How to Use iOS 9's Spotlight Search

Search remains a key feature of iOS, and in every new version, Apple seems to tweak it a little bit. iOS 9 is no exception: Spotlight is now again available in two places and offers some new capabilities. And it's also integrated with Apple's new proactive intelligence features.

Where to Swipe

In iOS 8, you could only swipe down on the home screen icons to get to the Spotlight search field; prior to that, you could swipe right from the home screen. With the arrival of iOS 9, you can now search from both of those places, though what you see when you bring up the search screen differs slightly. (More on that in a bit.)

No matter where you swipe, you'll also see a microphone button in the search field; tap that and you can speak your query rather than type it. This isn't quite using Siri; it's more like using iOS's Dictation feature; it just translates what you say into text.

Note that swiping left or swiping down effectively brings you to the same search screen. How to know that? Enter a query in one of the fields — "iPad" for example — and then, without clearing the query, go to the other screen: you'll see the field populated with your query along with the same list of search results.

Suggestions and Results

As mentioned above, what you see when you bring up the search screen depends on where you trigger it. From your iOS device's home screen, swiping down on the screen will bring up a search field and a few apps listed as Siri App Suggestions. Those app suggestions are based on the new intelligence features of iOS 9 and represent apps you've recently used, apps you frequently use, or apps that you often use at this time of day or in this place. Tapping any of them will launch that app.

Swiping to the right will not only provide those app suggestions, but also bundle them with suggestions for contacts you've recently or frequently talked to, all under the heading of "Siri Suggestions." You can tap "Show More" to see another row of contacts. Tapping any of them will provide icons prompting you to call, text, or FaceTime them; you can also tap the "i" button to be taken to their record in the Contacts app.

MORE: Review: iOS 9

Below the contacts list suggestions from Apple's Nearby feature, which lists categories of places you might be looking for: early in the morning, for example, it suggests Breakfast as the first option, followed by Coffee, Convenience, and Gas. Those suggestions change based on criteria like time of day and location. Tapping any of them will launch the Maps app and look for nearby places that match the category.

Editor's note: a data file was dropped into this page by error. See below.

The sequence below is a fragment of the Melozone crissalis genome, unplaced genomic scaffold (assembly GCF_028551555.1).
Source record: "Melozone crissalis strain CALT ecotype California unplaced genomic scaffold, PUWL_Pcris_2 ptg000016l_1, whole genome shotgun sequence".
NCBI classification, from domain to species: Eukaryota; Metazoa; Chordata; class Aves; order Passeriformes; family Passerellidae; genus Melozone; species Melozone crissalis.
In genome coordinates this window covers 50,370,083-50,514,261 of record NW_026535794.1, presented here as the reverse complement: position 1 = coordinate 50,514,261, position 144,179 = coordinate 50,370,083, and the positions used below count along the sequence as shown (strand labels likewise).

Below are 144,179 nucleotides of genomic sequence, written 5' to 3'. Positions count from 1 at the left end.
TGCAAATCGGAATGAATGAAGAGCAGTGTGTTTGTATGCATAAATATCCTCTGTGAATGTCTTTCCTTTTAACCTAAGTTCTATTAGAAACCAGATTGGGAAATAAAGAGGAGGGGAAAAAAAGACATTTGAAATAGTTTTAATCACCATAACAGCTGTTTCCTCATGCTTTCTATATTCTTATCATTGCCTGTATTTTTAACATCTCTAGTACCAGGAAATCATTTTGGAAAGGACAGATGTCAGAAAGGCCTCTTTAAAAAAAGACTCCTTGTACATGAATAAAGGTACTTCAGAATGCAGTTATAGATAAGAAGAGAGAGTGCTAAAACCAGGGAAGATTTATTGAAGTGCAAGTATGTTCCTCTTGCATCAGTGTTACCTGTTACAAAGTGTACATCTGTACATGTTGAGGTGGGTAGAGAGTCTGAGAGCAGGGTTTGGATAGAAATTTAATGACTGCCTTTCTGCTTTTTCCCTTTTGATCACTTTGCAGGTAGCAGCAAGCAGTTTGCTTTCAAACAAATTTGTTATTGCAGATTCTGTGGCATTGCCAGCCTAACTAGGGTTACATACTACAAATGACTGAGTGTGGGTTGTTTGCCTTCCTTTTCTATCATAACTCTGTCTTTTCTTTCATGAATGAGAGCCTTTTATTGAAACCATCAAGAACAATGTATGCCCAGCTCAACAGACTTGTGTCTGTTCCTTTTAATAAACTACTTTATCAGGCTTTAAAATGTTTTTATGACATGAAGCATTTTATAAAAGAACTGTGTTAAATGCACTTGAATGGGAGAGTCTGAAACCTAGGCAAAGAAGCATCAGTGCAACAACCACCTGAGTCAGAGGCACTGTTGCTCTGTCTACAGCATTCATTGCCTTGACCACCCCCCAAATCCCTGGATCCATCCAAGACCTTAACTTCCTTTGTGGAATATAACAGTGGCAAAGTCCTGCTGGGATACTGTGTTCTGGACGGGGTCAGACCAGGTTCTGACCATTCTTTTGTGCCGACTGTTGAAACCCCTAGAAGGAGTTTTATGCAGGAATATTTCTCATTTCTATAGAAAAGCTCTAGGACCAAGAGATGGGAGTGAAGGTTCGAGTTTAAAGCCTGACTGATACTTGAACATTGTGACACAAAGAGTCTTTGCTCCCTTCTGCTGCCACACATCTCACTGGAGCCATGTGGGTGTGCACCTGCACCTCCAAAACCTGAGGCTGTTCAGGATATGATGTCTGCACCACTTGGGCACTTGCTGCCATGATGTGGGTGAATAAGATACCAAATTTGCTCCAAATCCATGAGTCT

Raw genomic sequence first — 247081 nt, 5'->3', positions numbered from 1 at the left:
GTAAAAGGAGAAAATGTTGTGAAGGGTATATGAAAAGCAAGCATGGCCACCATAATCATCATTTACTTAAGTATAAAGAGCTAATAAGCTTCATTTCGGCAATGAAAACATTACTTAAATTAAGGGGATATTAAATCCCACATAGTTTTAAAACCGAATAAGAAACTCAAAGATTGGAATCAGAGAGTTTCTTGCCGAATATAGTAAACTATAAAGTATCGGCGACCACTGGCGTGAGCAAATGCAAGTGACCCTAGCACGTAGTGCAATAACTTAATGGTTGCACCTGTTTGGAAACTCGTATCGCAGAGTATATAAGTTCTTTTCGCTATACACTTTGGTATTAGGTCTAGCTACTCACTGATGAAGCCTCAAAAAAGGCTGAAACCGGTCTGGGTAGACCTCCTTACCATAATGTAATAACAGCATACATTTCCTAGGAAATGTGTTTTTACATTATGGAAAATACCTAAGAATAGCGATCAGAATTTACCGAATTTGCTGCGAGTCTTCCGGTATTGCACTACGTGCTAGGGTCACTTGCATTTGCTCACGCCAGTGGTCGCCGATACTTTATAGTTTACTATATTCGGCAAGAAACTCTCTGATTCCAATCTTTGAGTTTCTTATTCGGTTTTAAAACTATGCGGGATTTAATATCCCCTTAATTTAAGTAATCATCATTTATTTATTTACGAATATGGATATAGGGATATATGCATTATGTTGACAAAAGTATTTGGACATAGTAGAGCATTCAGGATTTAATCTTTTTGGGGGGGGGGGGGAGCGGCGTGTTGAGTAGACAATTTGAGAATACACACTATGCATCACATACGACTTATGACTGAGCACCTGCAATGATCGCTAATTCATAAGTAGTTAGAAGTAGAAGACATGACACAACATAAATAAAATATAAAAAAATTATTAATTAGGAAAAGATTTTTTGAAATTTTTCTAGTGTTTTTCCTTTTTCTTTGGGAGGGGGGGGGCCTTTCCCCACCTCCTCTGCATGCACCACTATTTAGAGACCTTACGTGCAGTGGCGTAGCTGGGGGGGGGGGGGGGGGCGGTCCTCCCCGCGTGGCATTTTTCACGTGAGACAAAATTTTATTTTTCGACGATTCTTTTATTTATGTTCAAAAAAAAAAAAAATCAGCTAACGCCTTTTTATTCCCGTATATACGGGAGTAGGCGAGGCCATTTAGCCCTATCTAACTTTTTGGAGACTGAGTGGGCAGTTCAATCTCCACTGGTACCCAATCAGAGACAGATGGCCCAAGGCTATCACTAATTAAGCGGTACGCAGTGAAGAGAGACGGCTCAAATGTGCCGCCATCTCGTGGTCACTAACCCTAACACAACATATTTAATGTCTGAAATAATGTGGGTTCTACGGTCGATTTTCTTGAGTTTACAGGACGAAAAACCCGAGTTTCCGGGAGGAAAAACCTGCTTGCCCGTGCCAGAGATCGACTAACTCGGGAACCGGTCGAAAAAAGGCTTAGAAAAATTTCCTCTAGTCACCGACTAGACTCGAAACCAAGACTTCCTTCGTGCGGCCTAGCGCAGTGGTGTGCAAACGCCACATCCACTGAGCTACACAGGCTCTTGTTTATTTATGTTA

Further below Nearby are selections from Apple News, supposedly tailored for you, but more often than not simply representing the top headlines of the day. Once again, you can tap Show More to see four headlines. Tapping any headline will open that story in the Apple News app.

Managing Search Results

Speaking of search results, what kind of things show up when you enter a query? You'll see an intermingling of two primary types of results: those from data on your phone, and those from the web. The former includes hits from Mail, Messages, Reminders, Calendar, and other apps; the latter includes entries from Wikipedia, where appropriate, as well as suggested websites, web videos, Bing results, and some hits from social networks, like Twitter.

Starting in iOS 9, developers can make information from their apps available to Spotlight, so you might even see results from third-party apps you have installed — like 1Password or Dropbox — in the search results list. Tapping on those will open the app in question, though the behavior after that is up to the app developer.

You can control what appears in your search results by disabling apps from showing up when you search. Here's how.

1. Launch the Settings App.

2. Tap General.

3. Tap Spotlight Search.

4. Turn the slider to off for any app whose results you don't want to include in searches.

That lengthy list of apps also includes Bing Web Results and Spotlight Suggestions; turning those off essentially disables all web-based results. At the top of the list you'll find Siri Suggestions; turning that option off eliminates all app, contact, Nearby, and News suggestions on both search pages.

Dan Moren is the author of multiple sci-fi books including The Caledonian Gamibt and The Aleph Extraction. He's also a long-time Mac writer, having worked for Macworld and contributed to the Six Colors blog, where he writes about all things Apple. His work has also appeared in Popular Science, Fast Company, and more